The water in the bird bath is well frozen this morning in our Indianapolis back yard, this in spite the battery-powered ‘bubbler’ I installed as a vacation task this week. Somewhere in the house there lurks a birdbath heater that I bought in the summer in ant-like preparation for winter and then inserted into some perfect space with squirrel-like absence of a record. It’ll turn up.
Meanwhile, above the water’s surface, my feeders are a frenzy of activity. The good folks at Wild Birds Unlimited say that many people are commenting on the numbers and tameness of the Redbreasted Nuthatches that are with us this year. Apparently there’s been a mass egress from Canada. The more speculative among them ascribe their tameness to the fact that ‘there aren’t many people in Canada’. That sounds like a bit of a stretch. I countered that maybe they’re unafraid of us because Canadians are so nice. Also a stretch.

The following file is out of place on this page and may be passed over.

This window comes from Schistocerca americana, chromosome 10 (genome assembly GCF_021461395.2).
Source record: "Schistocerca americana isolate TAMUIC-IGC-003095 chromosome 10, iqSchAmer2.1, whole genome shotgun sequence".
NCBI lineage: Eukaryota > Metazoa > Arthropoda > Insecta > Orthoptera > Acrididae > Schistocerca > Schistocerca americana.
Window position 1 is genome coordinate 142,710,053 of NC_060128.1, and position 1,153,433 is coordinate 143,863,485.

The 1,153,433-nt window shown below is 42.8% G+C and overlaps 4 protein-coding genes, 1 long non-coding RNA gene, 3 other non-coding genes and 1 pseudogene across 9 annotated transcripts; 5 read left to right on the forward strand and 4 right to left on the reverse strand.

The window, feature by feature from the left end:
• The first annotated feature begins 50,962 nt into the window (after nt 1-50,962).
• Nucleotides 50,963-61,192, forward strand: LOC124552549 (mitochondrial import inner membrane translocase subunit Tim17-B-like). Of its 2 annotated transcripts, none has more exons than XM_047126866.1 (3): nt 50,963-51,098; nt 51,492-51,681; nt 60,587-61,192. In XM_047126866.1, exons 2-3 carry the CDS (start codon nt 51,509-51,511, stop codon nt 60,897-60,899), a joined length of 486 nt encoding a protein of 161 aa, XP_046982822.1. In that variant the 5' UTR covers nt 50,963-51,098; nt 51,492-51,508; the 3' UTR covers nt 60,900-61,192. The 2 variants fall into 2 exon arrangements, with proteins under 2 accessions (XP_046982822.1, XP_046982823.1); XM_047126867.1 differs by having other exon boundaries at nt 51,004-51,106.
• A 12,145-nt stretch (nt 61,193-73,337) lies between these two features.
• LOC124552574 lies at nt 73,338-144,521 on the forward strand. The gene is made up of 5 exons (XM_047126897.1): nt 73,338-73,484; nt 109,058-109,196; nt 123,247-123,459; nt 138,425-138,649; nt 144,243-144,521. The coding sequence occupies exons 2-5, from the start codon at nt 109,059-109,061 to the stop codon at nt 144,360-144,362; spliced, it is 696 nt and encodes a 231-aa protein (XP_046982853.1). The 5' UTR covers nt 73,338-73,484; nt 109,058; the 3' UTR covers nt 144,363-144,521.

They are nice, though. Until you must travel outside of North America with them and whince while they clarify at every opportunity that they are not Americans.
But we were talking about birds. And those wonderful Canadians who sent us a bumper crop of these little guys who will actually stay at the feeder while I refill it.
I’m had a Redbellied Woodpecker this morning.
The conundrum that I can’t resolve (and only two more days of vacation left!) is what these sparrows are that are flocking to both my seed feeder and my saffron seed. I am just about to conclude that they are House Sparrows, for I can’t find any distinguishing marks through my pathetic little set of binoculars and my underdeveloped sensitivity to color that would lead me to any other conclusion.
A woven ‘roosting hut’ I picked up at the preposterously helpful Ace Hardware Store on Westfield Road is now seeing action as a place for cold birds to seek a bit of respite and relative warmth. I haven’t yet worked out which ones are going in there.
One of the resident psychologists at the aforementioned Ace Hardware Store believes I am capable of installing the pole of my Purple Martin House in our yard this week all by myself. I left that visit to this favorite old-style retail establishment equipped with everything a man needs to dig a hole, put up a straight birdhouse pole, and then do the right stuff in the remaining space to make it stay standing.
I’m dubious. But this must be done.